This suggests that the patient does not have tuberculosis. In the case of this child Mycobacterium avium-intracellulare infection was confirmed on numerous sputum cultures. In our case we did not confirm dissemination as the blood culture was negative and bone marrow aspiration and culture was not done. The abdominal ultrasound was normal.

Non-tuberculous mycobacterial pulmonary infection in children

Non-tuberculous mycobacteria (NTM) are widespread in the environment including water, soil, food products and domestic and wild animals. More than 130 species, not all human pathogens, have been identified. The organisms cause a variety of infections and presentation will depend on the species and the host. Table 1 represents a classification of NTM according to growth pattern.

Table 1: Classification of nontuberculous mycobacteria*

Rapidly growing nontuberculous mycobacteria
M. fortuitum complex
  M. fortuitum
  M. peregrinum
  M. porcinum
M. chelonae
M. abscessus
  M. abscessus
  M. bolletii (previously M. massiliense)
M. smegmatis
M. mucogenicum
Slowly growing nontuberculous mycobacteria
M. kansasii
M. marinum
M. gordonae
M. scrofulaceum
M. avium complex
M. avium
M. intracellulare
M. terrae complex
M. ulcerans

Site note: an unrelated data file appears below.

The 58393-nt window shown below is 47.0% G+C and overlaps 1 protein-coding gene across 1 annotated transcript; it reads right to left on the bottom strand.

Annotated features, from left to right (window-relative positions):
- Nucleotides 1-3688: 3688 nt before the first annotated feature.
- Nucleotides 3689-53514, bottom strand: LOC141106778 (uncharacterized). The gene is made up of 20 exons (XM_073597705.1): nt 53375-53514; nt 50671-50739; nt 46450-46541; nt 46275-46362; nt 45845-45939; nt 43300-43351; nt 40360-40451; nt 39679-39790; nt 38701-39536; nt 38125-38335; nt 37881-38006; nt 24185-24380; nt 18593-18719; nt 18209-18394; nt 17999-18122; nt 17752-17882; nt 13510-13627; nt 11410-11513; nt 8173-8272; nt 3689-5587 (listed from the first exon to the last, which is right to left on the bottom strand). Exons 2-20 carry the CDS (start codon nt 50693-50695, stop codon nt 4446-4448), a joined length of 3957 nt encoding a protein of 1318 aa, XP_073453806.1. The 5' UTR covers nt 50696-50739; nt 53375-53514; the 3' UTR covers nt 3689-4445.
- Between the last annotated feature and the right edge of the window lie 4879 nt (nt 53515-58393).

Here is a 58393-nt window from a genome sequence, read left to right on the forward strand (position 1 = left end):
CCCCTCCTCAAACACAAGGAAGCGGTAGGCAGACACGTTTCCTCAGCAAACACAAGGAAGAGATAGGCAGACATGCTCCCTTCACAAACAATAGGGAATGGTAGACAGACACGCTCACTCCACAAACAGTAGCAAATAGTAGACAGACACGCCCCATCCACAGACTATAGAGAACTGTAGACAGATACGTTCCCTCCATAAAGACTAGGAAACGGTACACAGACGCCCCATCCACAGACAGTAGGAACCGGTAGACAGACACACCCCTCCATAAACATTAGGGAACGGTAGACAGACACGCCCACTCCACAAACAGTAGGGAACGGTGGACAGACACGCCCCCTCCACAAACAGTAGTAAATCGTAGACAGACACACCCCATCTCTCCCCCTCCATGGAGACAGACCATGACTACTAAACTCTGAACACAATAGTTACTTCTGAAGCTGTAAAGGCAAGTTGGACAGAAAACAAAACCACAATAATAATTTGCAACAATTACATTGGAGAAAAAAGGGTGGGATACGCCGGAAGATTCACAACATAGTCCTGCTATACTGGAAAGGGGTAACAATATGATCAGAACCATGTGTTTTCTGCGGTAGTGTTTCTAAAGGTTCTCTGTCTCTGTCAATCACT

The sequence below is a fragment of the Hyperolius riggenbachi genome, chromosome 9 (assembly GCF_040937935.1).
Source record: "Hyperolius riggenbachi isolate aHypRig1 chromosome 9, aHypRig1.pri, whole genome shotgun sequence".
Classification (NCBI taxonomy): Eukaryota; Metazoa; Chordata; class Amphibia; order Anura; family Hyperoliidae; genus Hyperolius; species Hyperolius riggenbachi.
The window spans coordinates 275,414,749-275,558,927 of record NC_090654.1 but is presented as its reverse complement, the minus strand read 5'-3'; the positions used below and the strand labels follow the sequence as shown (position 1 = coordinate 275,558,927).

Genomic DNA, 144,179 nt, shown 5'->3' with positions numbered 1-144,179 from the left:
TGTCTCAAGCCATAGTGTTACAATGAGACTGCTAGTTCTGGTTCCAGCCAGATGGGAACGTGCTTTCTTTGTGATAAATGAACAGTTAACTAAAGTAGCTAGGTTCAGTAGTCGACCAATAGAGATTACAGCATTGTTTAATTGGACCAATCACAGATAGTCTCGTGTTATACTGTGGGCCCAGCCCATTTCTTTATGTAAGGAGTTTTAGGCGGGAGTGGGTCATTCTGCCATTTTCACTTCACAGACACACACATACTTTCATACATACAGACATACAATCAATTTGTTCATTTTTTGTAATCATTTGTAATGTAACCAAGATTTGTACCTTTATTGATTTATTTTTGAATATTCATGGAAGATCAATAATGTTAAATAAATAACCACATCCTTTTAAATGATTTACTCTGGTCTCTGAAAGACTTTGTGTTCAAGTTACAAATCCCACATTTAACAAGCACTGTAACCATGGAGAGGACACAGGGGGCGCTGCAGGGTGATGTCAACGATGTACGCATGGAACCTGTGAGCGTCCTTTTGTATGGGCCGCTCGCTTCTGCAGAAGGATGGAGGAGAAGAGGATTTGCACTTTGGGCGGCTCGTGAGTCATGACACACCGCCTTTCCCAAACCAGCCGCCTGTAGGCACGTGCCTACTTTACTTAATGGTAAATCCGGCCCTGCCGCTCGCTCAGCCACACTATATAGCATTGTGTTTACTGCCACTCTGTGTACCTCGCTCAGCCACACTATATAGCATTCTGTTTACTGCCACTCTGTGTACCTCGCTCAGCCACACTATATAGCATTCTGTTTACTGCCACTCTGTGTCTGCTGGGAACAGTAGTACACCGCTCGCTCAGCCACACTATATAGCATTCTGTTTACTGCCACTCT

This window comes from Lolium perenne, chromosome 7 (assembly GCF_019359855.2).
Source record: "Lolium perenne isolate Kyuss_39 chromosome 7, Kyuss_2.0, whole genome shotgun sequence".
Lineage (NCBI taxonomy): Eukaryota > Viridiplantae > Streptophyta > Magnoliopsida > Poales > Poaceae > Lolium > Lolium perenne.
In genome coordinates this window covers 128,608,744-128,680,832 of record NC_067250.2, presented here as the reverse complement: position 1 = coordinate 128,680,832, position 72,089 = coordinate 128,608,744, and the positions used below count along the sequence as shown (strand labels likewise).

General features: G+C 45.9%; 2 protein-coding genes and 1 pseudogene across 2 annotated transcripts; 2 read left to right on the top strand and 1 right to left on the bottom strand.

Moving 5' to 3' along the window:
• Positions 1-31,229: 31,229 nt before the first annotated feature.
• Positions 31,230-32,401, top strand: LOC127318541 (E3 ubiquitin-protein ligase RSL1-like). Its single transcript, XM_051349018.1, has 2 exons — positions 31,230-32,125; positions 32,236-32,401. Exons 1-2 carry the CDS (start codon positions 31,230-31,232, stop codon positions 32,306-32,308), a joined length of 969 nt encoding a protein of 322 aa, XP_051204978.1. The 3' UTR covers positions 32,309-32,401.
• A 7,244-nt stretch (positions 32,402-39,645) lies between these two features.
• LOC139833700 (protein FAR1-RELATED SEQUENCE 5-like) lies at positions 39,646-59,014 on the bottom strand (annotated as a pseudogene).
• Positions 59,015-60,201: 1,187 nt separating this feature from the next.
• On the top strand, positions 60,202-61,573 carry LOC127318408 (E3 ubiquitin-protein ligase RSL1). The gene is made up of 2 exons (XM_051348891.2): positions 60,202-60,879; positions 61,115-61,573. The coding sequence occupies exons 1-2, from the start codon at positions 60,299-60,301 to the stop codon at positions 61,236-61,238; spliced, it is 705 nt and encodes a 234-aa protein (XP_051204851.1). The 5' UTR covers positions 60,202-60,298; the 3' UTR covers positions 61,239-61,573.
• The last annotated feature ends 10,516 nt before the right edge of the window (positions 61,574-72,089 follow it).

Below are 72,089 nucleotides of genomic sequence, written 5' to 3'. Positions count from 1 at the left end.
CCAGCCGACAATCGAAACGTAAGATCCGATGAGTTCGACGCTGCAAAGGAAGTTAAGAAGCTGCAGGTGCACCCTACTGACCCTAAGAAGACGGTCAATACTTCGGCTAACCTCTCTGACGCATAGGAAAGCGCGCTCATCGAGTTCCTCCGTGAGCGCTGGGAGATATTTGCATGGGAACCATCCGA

M. xenopi
M. simiae
M. malmoense
M. szulgai
M. asiaticum
M. haemophilum

Rogall T, Wolters J, Flohr T, Böttger EC (October 1990). "Towards a phylogeny and definition of species at the molecular level within the genus Mycobacterium". International journal of systematic bacteriology 40 (4): 323–30.
Runyon EH (January 1959). "Anonymous mycobacteria in pulmonary disease". The Medical clinics of North America 43 (1): 273–90.
Brown-Elliott BA, Wallace RJ (October 2002). "Clinical and taxonomic status of pathogenic nonpigmented or late-pigmenting rapidly growing mycobacteria". Clin. Microbiol. Rev. 15 (4): 716–46.

There are well-described clinical syndromes of NTB in children (table 2).. In addition some organisms are specific to geographic areas.

Table 2: Clinical syndromes of non-tuberculosis mycobacteria in children